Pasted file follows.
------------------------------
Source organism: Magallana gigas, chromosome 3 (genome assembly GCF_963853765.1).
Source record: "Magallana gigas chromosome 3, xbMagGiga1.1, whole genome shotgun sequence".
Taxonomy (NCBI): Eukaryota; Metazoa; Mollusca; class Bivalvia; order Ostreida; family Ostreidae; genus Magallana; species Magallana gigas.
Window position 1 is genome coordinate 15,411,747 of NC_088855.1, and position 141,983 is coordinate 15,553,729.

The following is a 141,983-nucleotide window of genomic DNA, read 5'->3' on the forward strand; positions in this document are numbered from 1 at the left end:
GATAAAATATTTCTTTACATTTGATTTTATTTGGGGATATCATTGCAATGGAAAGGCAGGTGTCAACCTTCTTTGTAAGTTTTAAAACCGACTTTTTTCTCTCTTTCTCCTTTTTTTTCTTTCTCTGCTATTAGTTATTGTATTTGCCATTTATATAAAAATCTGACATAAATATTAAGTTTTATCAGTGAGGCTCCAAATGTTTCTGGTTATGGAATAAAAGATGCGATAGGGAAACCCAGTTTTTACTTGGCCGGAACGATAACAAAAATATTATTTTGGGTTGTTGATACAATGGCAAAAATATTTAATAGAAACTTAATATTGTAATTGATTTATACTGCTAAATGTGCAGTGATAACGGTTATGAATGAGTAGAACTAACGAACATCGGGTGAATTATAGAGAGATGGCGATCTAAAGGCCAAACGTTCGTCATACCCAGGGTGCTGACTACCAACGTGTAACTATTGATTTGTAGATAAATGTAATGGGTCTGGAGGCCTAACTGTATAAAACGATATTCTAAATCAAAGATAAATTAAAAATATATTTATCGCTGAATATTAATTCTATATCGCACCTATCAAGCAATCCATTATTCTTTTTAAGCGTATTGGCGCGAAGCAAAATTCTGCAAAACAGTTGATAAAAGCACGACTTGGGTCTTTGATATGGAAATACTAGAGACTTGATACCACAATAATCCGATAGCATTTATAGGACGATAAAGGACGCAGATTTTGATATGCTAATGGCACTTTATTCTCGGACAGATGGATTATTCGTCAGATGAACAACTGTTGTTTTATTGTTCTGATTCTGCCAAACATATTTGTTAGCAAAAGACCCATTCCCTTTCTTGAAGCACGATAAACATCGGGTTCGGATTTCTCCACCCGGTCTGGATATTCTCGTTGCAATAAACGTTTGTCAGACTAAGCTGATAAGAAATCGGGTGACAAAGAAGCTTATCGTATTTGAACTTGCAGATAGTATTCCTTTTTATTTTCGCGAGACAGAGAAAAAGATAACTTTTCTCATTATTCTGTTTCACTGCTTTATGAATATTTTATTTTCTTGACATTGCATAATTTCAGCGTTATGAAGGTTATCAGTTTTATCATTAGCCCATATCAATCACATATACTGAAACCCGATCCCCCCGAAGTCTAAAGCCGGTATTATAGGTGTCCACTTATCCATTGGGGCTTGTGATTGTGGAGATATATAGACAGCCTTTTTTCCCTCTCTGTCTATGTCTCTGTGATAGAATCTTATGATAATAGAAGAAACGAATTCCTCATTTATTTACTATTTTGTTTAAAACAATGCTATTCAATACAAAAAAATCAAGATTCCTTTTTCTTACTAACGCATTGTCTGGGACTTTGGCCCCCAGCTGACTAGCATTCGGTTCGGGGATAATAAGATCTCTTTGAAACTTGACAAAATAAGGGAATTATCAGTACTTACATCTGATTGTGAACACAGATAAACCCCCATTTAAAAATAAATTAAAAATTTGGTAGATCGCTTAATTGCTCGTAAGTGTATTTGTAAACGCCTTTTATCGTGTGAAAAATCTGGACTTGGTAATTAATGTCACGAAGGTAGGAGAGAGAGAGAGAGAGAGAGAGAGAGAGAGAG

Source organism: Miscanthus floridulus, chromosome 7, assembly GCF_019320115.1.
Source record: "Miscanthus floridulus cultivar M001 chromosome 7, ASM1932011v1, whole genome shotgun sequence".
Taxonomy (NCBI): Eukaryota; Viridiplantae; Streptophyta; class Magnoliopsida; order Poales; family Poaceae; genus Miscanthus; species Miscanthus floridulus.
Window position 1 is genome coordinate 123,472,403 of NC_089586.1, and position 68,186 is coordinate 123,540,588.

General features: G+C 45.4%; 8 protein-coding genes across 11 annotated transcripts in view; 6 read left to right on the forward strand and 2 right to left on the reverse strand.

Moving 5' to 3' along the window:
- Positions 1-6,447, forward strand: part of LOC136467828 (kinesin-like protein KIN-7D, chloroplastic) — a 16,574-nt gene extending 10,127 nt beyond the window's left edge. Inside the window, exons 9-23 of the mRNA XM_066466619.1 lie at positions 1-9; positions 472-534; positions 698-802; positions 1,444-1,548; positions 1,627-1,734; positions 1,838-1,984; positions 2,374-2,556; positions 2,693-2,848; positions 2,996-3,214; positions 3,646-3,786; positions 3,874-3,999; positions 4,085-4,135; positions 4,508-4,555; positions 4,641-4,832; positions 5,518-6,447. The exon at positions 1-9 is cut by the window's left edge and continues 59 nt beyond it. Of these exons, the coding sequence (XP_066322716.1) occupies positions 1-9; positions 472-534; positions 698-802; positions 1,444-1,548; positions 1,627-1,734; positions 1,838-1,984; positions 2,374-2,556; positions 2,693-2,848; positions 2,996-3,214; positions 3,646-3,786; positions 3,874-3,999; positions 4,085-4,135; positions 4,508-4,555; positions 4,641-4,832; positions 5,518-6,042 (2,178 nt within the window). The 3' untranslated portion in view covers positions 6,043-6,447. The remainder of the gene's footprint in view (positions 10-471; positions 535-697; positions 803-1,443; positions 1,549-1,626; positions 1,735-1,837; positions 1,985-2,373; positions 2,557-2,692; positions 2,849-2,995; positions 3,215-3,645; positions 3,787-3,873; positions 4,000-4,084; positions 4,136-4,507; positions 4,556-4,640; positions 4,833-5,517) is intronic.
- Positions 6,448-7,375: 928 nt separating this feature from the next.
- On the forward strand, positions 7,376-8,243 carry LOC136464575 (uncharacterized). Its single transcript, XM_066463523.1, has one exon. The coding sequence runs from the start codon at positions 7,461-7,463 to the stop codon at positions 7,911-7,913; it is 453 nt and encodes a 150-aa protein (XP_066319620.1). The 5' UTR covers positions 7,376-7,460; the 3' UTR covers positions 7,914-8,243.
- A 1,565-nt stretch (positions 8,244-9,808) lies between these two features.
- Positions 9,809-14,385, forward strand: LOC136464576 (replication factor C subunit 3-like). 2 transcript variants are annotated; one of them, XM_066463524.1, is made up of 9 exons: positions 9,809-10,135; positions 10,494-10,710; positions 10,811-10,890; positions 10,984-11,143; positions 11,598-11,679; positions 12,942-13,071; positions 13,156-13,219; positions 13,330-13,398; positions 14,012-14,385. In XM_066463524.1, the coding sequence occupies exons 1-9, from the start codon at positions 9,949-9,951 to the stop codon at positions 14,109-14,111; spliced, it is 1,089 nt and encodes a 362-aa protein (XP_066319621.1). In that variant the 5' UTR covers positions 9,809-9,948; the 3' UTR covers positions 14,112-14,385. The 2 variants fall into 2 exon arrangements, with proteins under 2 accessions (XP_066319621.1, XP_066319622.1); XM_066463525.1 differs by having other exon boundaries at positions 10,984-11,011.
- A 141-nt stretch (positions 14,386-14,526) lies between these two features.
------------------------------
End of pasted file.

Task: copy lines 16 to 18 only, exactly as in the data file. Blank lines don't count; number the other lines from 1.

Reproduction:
- A 1,565-nt stretch (positions 8,244-9,808) lies between these two features.
- Positions 9,809-14,385, forward strand: LOC136464576 (replication factor C subunit 3-like). 2 transcript variants are annotated; one of them, XM_066463524.1, is made up of 9 exons: positions 9,809-10,135; positions 10,494-10,710; positions 10,811-10,890; positions 10,984-11,143; positions 11,598-11,679; positions 12,942-13,071; positions 13,156-13,219; positions 13,330-13,398; positions 14,012-14,385. In XM_066463524.1, the coding sequence occupies exons 1-9, from the start codon at positions 9,949-9,951 to the stop codon at positions 14,109-14,111; spliced, it is 1,089 nt and encodes a 362-aa protein (XP_066319621.1). In that variant the 5' UTR covers positions 9,809-9,948; the 3' UTR covers positions 14,112-14,385. The 2 variants fall into 2 exon arrangements, with proteins under 2 accessions (XP_066319621.1, XP_066319622.1); XM_066463525.1 differs by having other exon boundaries at positions 10,984-11,011.
- A 141-nt stretch (positions 14,386-14,526) lies between these two features.